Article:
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The residents of Colorado have been roiled by public arguments over the level of services provided by governments and the costs and means to provide them. Our citizens need clear analysis of the issue; ones that do not come from people that enjoy the increased of an ever larger government or from special interests, seeking greater largess from the taxpayer. The Fiscal Policy Center is tackling this problem. The purpose of the Fiscal Policy Center is to communicate the balance between taxation and liberty.
 
 

Fiscal Policy Center Senior Fellows:

Penn Pfiffner

Dr. Barry Poulson

Mark Hillman

Paul Prentice

Citizen's Budget  
 
 
 
 
 
 

LATEST FISCAL POLICY NEWS 

August 6th, 2013
At present, everyone in Colorado pays the same marginal income tax rate, 4.63 cents out of every additional taxable dollar earned. Colorado officials and their allied interest groups support a constitutional amendment both to increase the state’s income tax and to create two tax brackets. They say the additional funding will [...]
August 5th, 2013
Members of the Denver City Council are proposing an ordinance that would impose a 5-cent charge on disposable (paper and plastic) bags used to carry purchases at point of sale at grocery and convenience stores with “over 1500 square feet” of retail space. Proponents call this bag charge a “fee.” But with even a little [...]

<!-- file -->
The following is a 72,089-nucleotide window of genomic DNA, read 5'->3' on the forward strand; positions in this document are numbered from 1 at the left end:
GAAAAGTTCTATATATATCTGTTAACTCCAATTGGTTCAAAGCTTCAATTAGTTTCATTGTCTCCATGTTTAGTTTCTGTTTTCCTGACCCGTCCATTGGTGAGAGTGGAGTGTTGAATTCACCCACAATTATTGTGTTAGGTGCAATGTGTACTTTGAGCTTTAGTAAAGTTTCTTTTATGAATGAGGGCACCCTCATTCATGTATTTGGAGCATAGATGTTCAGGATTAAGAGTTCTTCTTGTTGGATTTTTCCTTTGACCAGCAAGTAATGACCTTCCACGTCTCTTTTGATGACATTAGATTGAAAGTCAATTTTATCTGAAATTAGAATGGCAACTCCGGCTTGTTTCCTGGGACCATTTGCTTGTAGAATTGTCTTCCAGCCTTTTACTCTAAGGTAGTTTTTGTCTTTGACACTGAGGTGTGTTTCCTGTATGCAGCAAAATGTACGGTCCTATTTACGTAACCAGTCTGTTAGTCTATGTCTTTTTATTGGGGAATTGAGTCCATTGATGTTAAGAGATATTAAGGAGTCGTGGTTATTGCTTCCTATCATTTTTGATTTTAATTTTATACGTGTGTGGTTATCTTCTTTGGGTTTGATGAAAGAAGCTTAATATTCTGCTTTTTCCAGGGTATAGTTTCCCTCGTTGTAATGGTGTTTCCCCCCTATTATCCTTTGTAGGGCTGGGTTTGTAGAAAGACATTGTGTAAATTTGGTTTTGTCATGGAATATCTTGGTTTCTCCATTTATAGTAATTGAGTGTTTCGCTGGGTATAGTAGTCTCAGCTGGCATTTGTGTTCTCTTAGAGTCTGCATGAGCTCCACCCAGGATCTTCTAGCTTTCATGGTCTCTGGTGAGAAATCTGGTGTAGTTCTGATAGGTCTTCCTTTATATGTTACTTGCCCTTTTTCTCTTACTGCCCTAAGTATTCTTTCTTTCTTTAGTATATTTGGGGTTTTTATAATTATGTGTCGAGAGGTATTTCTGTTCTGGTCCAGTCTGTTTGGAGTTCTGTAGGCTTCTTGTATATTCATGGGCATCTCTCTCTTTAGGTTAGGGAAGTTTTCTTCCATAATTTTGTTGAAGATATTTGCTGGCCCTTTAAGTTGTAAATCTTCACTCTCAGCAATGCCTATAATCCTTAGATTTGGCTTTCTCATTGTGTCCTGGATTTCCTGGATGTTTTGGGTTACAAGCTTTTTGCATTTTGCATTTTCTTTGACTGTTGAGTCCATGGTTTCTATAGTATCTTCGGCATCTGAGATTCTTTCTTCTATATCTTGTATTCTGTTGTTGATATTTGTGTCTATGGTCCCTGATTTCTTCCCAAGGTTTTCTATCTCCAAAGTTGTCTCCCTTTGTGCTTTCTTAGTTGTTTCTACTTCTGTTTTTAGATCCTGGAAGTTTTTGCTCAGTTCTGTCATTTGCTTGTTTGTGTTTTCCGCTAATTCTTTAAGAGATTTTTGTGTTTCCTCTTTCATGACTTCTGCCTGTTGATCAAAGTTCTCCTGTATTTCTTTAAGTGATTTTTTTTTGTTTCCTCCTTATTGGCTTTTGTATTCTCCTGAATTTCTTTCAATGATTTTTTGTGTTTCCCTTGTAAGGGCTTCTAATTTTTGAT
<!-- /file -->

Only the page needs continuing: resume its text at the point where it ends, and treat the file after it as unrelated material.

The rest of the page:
April 22nd, 2013
Colorado’s Public Employee Retirement Association (PERA) is the State’s largest pension plan, with more than 483,000 members as of 2011. Government contributions exceeded $1 billion in FY2011.
February 26th, 2013
Colorado state government has a spending problem. Although inflation-adjusted per capita personal income in Colorado is still below its 2003 level, state spending has risen every year since 1999. State tax revenue has risen, but it cannot keep up with the spending.
February 22nd, 2013
This paper explores a compilation of Colorado rankings from the "2013 State and Business Tax Climate Index."
August 22nd, 2012
State and local governments report the funding status of their pension plans in financial statements following standards set by the Government Accounting Standards Board (GASB). Historically, those standards allowed state and local governments to use an actuarial model and to discount liabilities based on the long-term yield on the assets held in the pension fund. The Colorado Public Employees’ Retirement Association (PERA) uses an 8 percent discount rate comparable to that used in most state and local pension plans. GASB also allowed state and local governments to use a smoothing technique to calculate the funding status of the plans. With this smoothing technique, losses incurred on assets in one year could be averaged over several years.
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April 18th, 2014
Earlier this year, the Harvard Journal of Law and Public Policy published my article showing that the Constitution’s Recess Appointments Clause limits presidential vacancy appointments far more than President Obama (and most prior Presidents) have claimed. I posted earlier on the same subject here. The issue is before the Supreme Court right now. The Recess Appointments [...]